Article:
The Review and Herald

1046/1902

January 9, 1900

Disease and Its Causes

Care of Children

EGW

Parents are accountable, in a great degree, for the physical health of their children. Those children who survive the abuses received in their infancy, are not out of danger in their childhood. Their parents still pursue a wrong course toward them. Their limbs, as well as their arms, are left almost naked. Mothers dress the upper part of their limbs with muslin pantalets, which reach about to the knee, while the lower part of their limbs is covered with only one thickness of flannel or cotton, and their feet are dressed with thin-soled gaiter boots. RH January 9, 1900, Art. B, par. 1

The extremities are chilled, and the heart has thrown upon it double labor, in forcing the blood into these chilled extremities; and when the blood has performed its circuit through the body, and returned to the heart, it is not the same vigorous warm current that left it. It has been chilled in its passage through the limbs. The heart, weakened by too great labor, and poor circulation of poor blood, is then compelled to still greater exertion, in order to throw the blood to the extremities, which are never as healthfully warm as other parts of the body. The heart fails in its efforts, and the limbs become habitually cold; and the blood, which is chilled away from the extremities, is thrown back upon the lungs and brain, and inflammation and congestion of the lungs or of the brain is the result. RH January 9, 1900, Art. B, par. 2

God holds mothers accountable for the diseases their children are compelled to suffer. Mothers bow at the shrine of fashion, and sacrifice the health and lives of their children. Many mothers are ignorant of the result of their course in thus clothing their children. But should they not inform themselves, where so much is at stake? Is ignorance a sufficient excuse for you who possess reasoning powers? You can inform yourselves if you will, and dress your children healthfully. RH January 9, 1900, Art. B, par. 3

Parents may give up the expectation of their children's having health while they dress them in cloaks and furs, and load down those portions of the body with clothing where there is no call for such an amount, while leaving the extremities, which should have especial protection, almost naked. The portions of the body close to the lifesprings need less covering than the limbs, which are remote from the vital organs. If the limbs and feet could have the extra coverings usually put upon the shoulders, lungs, and heart, and healthy circulation be induced to the extremities, the vital organs would act their part healthfully, with only their share of clothing. RH January 9, 1900, Art. B, par. 4

I appeal to you, mothers; do you not feel alarmed and heartsick in seeing your children pale and dwarfed, suffering with catarrh, influenza, croup, scrofulous swellings upon the face and neck, inflammation and congestion of lungs and brain? Have you studied from cause to effect? Have you provided for them a simple, nutritious diet, free from grease and spices? Have you not been influenced by fashion, in clothing your children? Leaving their arms and limbs insufficiently protected has been the cause of a vast amount of disease and premature deaths. There is no reason why the feet and limbs of your girls should not be in every way as warmly clad as those of your boys. Boys, accustomed to exercise out of doors, become inured to cold and exposure, and are actually less liable to colds when thinly clad than are the girls, because the open air seems to be their natural element. Delicate girls accustom themselves to live indoors, in a heated atmosphere, and yet they go from the heated room out of doors with their limbs and feet seldom better protected from the cold than while remaining in a warm room. The air soon chills their limbs and feet, and prepares the way for disease. RH January 9, 1900, Art. B, par. 5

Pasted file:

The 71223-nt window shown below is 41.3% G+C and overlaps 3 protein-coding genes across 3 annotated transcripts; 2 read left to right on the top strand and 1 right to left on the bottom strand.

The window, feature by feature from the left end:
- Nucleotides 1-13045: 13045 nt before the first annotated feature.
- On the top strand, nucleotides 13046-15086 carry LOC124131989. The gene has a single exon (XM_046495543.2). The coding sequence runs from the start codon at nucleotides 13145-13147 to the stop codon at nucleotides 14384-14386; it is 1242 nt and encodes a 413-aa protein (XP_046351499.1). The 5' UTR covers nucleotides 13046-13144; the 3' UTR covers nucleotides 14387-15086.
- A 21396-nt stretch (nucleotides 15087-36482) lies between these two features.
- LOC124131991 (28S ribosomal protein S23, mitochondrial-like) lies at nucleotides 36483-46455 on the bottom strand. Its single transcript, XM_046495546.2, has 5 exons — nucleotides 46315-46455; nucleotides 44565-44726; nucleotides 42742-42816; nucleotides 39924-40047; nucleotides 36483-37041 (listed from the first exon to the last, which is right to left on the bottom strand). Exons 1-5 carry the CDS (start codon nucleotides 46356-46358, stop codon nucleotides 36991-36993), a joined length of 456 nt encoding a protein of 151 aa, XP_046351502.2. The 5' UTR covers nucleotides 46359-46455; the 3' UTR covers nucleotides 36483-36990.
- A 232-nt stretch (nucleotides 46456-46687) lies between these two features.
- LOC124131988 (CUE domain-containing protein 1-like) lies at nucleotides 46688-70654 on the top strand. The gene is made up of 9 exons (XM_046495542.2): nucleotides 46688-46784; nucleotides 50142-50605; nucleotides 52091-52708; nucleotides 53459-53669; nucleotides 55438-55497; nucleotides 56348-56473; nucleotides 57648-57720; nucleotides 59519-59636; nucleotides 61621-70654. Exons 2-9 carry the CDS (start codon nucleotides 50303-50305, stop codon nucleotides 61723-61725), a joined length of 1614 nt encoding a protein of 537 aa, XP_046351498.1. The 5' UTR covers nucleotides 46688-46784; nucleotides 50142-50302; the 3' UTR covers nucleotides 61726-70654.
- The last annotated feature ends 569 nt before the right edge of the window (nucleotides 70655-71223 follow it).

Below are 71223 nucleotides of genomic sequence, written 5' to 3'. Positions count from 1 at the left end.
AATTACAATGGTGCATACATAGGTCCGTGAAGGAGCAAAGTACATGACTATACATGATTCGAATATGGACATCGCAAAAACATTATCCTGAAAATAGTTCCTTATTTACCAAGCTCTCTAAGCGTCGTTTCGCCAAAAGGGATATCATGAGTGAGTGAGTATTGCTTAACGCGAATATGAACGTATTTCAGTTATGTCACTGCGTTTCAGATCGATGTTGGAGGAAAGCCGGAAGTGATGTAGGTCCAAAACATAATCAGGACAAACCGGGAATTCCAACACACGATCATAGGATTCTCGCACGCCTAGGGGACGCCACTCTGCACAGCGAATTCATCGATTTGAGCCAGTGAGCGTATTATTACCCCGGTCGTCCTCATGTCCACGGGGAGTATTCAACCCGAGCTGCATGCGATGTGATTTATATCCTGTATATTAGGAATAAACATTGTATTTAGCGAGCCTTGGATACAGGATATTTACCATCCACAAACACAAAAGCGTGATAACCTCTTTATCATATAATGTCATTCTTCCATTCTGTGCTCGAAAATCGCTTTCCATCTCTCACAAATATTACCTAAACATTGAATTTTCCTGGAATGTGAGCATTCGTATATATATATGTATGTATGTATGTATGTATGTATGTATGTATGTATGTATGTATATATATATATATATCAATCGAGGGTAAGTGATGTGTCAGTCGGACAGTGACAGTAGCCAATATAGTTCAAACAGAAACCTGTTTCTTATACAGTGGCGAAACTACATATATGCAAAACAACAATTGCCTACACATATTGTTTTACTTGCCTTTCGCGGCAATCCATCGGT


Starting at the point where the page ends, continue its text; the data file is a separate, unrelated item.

Your girls should wear the waists of their dresses perfectly loose, and should have a style of dress convenient, comfortable, and modest. In cold weather they should wear warm flannel or cotton drawers, which can be placed inside the stockings. Over these should be warm lined pants, which may be full, gathered into a band and buttoned around the ankle, or they may taper at the bottom and meet the shoe. The dress should reach below the knee. With this style of dress, one light skirt, or at most two, is all that is necessary, and should be buttoned to a waist. The shoes should be thick-soled, and perfectly comfortable. With this style of dress, your girls will be no more in danger in the open air than are your boys. And their health would be much better were they to live more out of doors, even in winter, than to be confined to the warm air of a room heated by a stove. RH January 9, 1900, Art. B, par. 6

It is a sin in the sight of heaven for parents to dress their children as they do. The only excuse that they can make is that it is fashion. They can not plead modesty in thus exposing the limbs of their children, with only one covering drawn tight over them. They can not plead that it is healthful, or really attractive. Because others will continue to follow this health-and life-destroying practice, is no excuse for those who style themselves reformers. Because everybody around you follows a fashion that is injurious to health, it will not make your sin a whit the less, nor be any guaranty for the health and life of your children. RH January 9, 1900, Art. B, par. 7